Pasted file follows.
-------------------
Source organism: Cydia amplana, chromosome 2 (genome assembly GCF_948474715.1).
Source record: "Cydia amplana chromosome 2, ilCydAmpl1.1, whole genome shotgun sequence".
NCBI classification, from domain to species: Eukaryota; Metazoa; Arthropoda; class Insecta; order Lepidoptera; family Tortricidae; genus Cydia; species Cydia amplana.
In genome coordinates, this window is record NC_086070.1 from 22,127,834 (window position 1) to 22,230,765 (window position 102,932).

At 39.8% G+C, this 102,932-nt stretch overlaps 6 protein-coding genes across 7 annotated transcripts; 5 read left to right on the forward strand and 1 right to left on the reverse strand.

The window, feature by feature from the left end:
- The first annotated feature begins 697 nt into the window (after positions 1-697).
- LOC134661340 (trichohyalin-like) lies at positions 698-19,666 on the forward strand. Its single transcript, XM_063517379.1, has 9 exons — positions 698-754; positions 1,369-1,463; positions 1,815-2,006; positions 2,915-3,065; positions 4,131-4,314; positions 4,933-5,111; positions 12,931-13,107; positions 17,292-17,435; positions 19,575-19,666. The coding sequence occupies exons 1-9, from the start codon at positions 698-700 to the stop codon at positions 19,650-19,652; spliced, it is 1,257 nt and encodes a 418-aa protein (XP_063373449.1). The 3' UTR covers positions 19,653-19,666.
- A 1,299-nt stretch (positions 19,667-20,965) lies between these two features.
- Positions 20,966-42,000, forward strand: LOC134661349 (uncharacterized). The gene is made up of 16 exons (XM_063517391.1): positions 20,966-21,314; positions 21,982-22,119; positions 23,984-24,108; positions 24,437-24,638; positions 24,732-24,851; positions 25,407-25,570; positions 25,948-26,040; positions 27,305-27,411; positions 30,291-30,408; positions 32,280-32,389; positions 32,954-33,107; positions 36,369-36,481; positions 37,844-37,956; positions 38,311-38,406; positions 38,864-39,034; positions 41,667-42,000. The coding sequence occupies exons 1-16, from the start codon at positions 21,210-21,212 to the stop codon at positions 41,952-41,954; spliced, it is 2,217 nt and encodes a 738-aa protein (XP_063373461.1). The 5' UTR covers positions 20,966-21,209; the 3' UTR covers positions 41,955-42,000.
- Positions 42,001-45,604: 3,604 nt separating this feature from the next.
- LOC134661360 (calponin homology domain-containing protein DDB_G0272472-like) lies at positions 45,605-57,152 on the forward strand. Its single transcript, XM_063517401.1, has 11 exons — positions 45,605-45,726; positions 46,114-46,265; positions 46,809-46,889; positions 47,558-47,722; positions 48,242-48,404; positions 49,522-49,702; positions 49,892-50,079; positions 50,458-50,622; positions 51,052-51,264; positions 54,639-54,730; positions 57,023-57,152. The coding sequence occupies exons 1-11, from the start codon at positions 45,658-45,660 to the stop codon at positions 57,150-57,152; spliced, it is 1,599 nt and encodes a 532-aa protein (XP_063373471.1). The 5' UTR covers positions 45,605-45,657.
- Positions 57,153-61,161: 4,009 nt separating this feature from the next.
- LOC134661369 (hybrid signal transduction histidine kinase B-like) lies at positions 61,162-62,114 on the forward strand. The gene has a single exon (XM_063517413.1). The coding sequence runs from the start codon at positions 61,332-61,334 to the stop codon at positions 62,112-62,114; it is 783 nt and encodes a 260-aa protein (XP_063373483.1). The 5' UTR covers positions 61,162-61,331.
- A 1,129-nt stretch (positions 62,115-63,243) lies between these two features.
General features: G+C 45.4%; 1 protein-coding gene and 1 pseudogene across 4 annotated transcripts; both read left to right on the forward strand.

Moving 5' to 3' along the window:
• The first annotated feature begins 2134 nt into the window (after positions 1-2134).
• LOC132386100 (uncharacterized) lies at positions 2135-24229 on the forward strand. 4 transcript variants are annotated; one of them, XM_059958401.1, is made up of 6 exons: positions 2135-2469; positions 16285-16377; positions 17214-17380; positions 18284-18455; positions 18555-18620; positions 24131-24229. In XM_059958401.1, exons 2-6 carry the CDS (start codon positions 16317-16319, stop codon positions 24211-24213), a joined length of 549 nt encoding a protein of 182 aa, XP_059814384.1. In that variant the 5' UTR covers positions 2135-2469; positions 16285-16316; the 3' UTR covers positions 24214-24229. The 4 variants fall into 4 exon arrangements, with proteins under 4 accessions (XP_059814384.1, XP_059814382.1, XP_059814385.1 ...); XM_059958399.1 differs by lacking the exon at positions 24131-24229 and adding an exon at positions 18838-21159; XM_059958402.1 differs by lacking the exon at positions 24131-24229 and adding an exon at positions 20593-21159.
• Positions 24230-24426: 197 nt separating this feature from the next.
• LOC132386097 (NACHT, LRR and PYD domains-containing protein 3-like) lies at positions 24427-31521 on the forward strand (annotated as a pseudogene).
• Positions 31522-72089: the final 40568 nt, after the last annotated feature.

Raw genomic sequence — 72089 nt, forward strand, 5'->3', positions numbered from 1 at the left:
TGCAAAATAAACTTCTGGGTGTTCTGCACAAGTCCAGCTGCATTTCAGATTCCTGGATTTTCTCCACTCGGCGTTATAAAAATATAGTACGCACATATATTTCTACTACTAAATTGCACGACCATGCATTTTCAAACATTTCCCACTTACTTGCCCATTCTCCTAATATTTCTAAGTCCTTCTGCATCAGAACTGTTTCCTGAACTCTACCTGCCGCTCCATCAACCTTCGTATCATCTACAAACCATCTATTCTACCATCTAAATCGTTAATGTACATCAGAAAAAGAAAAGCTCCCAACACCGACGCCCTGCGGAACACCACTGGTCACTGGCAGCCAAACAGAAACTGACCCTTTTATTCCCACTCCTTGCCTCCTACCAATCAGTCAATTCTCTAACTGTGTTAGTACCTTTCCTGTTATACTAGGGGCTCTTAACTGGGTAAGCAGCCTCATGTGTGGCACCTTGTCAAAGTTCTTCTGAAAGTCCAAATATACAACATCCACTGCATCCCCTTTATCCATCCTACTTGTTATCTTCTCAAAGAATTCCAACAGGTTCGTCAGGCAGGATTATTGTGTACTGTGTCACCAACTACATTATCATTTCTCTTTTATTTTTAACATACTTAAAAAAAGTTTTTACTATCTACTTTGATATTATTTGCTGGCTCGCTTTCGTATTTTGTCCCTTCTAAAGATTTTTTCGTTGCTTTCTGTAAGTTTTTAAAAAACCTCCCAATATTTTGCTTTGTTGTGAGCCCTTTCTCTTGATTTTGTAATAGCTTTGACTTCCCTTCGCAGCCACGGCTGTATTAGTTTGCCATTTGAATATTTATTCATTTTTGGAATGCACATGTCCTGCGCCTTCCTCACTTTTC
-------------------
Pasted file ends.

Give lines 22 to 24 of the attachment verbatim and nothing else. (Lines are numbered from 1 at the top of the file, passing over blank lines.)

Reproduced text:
• Positions 31522-72089: the final 40568 nt, after the last annotated feature.

Raw genomic sequence — 72089 nt, forward strand, 5'->3', positions numbered from 1 at the left:
TGCAAAATAAACTTCTGGGTGTTCTGCACAAGTCCAGCTGCATTTCAGATTCCTGGATTTTCTCCACTCGGCGTTATAAAAATATAGTACGCACATATATTTCTACTACTAAATTGCACGACCATGCATTTTCAAACATTTCCCACTTACTTGCCCATTCTCCTAATATTTCTAAGTCCTTCTGCATCAGAACTGTTTCCTGAACTCTACCTGCCGCTCCATCAACCTTCGTATCATCTACAAACCATCTATTCTACCATCTAAATCGTTAATGTACATCAGAAAAAGAAAAGCTCCCAACACCGACGCCCTGCGGAACACCACTGGTCACTGGCAGCCAAACAGAAACTGACCCTTTTATTCCCACTCCTTGCCTCCTACCAATCAGTCAATTCTCTAACTGTGTTAGTACCTTTCCTGTTATACTAGGGGCTCTTAACTGGGTAAGCAGCCTCATGTGTGGCACCTTGTCAAAGTTCTTCTGAAAGTCCAAATATACAACATCCACTGCATCCCCTTTATCCATCCTACTTGTTATCTTCTCAAAGAATTCCAACAGGTTCGTCAGGCAGGATTATTGTGTACTGTGTCACCAACTACATTATCATTTCTCTTTTATTTTTAACATACTTAAAAAAAGTTTTTACTATCTACTTTGATATTATTTGCTGGCTCGCTTTCGTATTTTGTCCCTTCTAAAGATTTTTTCGTTGCTTTCTGTAAGTTTTTAAAAAACCTCCCAATATTTTGCTTTGTTGTGAGCCCTTTCTCTTGATTTTGTAATAGCTTTGACTTCCCTTCGCAGCCACGGCTGTATTAGTTTGCCATTTGAATATTTATTCATTTTTGGAATGCACATGTCCTGCGCCTTCCTCACTTTTC